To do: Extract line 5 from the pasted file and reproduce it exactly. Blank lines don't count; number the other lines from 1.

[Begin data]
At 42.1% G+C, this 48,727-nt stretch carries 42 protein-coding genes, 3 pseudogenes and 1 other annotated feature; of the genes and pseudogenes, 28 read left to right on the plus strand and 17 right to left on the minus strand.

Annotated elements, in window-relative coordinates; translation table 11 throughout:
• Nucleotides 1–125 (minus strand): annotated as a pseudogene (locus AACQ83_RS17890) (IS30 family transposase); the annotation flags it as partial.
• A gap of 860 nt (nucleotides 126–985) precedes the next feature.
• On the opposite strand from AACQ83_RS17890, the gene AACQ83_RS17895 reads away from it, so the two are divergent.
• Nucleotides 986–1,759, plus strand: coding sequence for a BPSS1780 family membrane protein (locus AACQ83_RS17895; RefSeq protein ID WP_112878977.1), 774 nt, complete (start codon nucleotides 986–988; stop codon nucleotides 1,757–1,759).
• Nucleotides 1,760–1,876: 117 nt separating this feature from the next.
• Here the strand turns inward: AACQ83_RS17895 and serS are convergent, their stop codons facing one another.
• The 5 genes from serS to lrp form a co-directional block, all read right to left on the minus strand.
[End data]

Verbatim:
• On the opposite strand from AACQ83_RS17890, the gene AACQ83_RS17895 reads away from it, so the two are divergent.